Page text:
Table A1. Female specimens included in the non-diseased TMA.
Sample NumberAge
132
246
350
452
555
658
759
864
964
1064
1167
1270
1373
1474
1574
1674
1775
1879
1979
2083
2184
2285
2391
Table A2. Male specimens included in the non-diseased TMA.
Table A2. Male specimens included in the non-diseased TMA.
Sample NumberAge
141
247
347
449
554
654
754
858
960
1060
1164
1264
1364
1466
1566
1667
1770
1871
1971
2071
2171
2272
2374
2474
2575
2675
2776
2878
2978
3081
3181
3287
3388
Table A3. Specimens included in the PD TMA.
Table A3. Specimens included in the PD TMA.
Sample NumberGenderAge
1Female69
2Female75
3Female76
4Female80
5Female81
6Female83
7Male68
8Male72
9Male74
10Male78
11Male78
12Male79
13Male79
14Male81
15Male81
16Male81
17Male82
18Male83
19Male90

Appendix B. Immunohistochemistry for Establishment of Best Staining Method

Slides were first dewaxed in fresh Xylol for 20 min and another 5 min, hydrated through descending ethanol concentrations (100%, 95%, 80%, 70%, 35% each for 3 min) and transferred to aqua dest. After two washes for 15 min with 0.1 M phosphate buffered saline (PBS) (pH 7.4) slides were exposed to epitope retrieval. This was carried out by boiling the sections in citrate buffer (10 mM Citric acid, 0.05% Tween 20, pH 6.0) for 30 min. Slides were cooled down for 20 min and washed in 0.1 M PBS for 10 min prior to the immunhistochemical stainings (vide infra). Unmasking antigens after fixation resulted in an enhanced the staining intensity for TH (Figure A2).
Figure A2. Representative digitalized photomicrographs of the human SNc stained for TH. Note the improved staining quality in the antigen retrieval treated sections (AC) compared to not treated (DF). (B,E) are magnifications from the box in (A,D), (C,F) are magnifications from (B,E). Scale bars: 200 µm (A,D), 100 µm (B,E), 20 µm (C,F).
Figure A2. Representative digitalized photomicrographs of the human SNc stained for TH. Note the improved staining quality in the antigen retrieval treated sections (AC) compared to not treated (DF). (B,E) are magnifications from the box in (A,D), (C,F) are magnifications from (B,E). Scale bars: 200 µm (A,D), 100 µm (B,E), 20 µm (C,F).
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Thereafter, slides were blocked for 45 min with 10% horse serum in 0.1% Triton X-100 and incubated over night at 4 °C with the primary antibodies diluted in PBS containing 2.5% horse serum and 0.1% Triton X-100. Following washes in PBS (4 × 15 min) to remove unbound antibodies, the sections were incubated for 2 h with biotinylated secondary antibodies (Vector Laboratories) diluted 1:200 in PBS containing 0.1% Triton X-100 and 2.5% horse serum. The endogenous peroxidase activity was blocked with a solution of 10% H2O2 and 10% methanol in 0.1 M PBS for 10 min. Thereafter, the sections were washed in PBS (4 × 15 min) and subsequently incubated for 60 min at room temperature with an avidin-biotin-peroxidase complex (VECTASTAIN® ABC-Peroxidase Kit; 1:250, PK-4000; Vector Laboratories, Servion, Switzerland) in combination with the 3,3-diaminobenzidine (DAB) Substrate Kit (34002, ThermoFischer Scientific). Finally, the sections were dehydrated in a series of alcohol dilutions (70%, 95%, 100%, alcohol), cleared in Xylene and mounted in Eukitt.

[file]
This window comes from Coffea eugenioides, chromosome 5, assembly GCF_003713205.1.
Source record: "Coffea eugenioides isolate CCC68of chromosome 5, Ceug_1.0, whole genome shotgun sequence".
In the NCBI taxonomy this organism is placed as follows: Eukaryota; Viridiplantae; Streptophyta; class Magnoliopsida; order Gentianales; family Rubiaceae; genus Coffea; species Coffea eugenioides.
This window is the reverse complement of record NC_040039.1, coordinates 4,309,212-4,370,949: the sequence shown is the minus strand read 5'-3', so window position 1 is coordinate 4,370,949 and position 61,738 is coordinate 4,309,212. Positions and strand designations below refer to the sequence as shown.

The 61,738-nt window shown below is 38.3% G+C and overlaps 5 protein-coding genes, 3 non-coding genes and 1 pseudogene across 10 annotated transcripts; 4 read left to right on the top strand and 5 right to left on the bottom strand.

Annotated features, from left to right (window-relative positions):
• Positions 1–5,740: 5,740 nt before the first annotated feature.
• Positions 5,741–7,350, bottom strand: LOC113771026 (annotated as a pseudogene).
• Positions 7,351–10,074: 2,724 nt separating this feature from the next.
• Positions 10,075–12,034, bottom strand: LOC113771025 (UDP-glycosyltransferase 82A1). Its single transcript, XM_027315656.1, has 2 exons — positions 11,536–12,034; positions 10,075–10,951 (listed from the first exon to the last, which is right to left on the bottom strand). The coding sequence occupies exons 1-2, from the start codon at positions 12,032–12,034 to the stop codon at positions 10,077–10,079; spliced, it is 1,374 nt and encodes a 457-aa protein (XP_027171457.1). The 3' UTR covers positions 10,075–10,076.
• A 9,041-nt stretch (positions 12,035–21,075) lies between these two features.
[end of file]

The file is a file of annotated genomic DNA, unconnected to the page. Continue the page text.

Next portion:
In order to find the best staining protocol for detection of Nogo-A and TH in the TMAs, we used sections of a 45-year-old non-parkinsonian male specimen. Both the rabbit polyclonal anti-Nogo-A antibody (Santa Cruz, sc-25660) in combination with the mouse monoclonal anti-TH antibody (Millipore, MAB5280) were used at different dilutions. The polyclonal Nogo-A antibody has been used successfully by our and other labs performing immunohistochemical analyses in rat, mouse and monkey tissues [18,19,49,50,51,52]. Similarly, the anti-TH antibody has been shown to be a specific marker for TH in our lab for many years [16,18,53,54].
Based on the outcomes of our extensive test stainings, we performed the quantifications of the TMA’s using the anti-Nogo-A and the anti-TH antibody at a dilution of 1:250 and 1:1000, respectively and antigen retrieval.

Appendix C. A Subpopulation of Neurons in the SNc Express Nogo-A Only

Subpopulations of neurons only expressed one marker, i.e., TH or Nogo-A (Figure A3). Overall, about 20% of the Nogo-A positive neurons did not co-localize with TH while 80% did. Hence, more Nogo-A neurons presented with co-localization.
Figure A3. Representative digitalized photomicrographs of the human SNc stained for TH and Nogo-A. Lower panels show magnifications of boxed areas in the upper panels. Note some cells showed immunoreactivity for Nogo-A (arrowhead) or TH only (open arrowhead) while other neurons express both markers (arrows). Scale bars: 100 µm (top row), 20 µm (bottom row).
Figure A3. Representative digitalized photomicrographs of the human SNc stained for TH and Nogo-A. Lower panels show magnifications of boxed areas in the upper panels. Note some cells showed immunoreactivity for Nogo-A (arrowhead) or TH only (open arrowhead) while other neurons express both markers (arrows). Scale bars: 100 µm (top row), 20 µm (bottom row).
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Appendix D. Cell Count Approach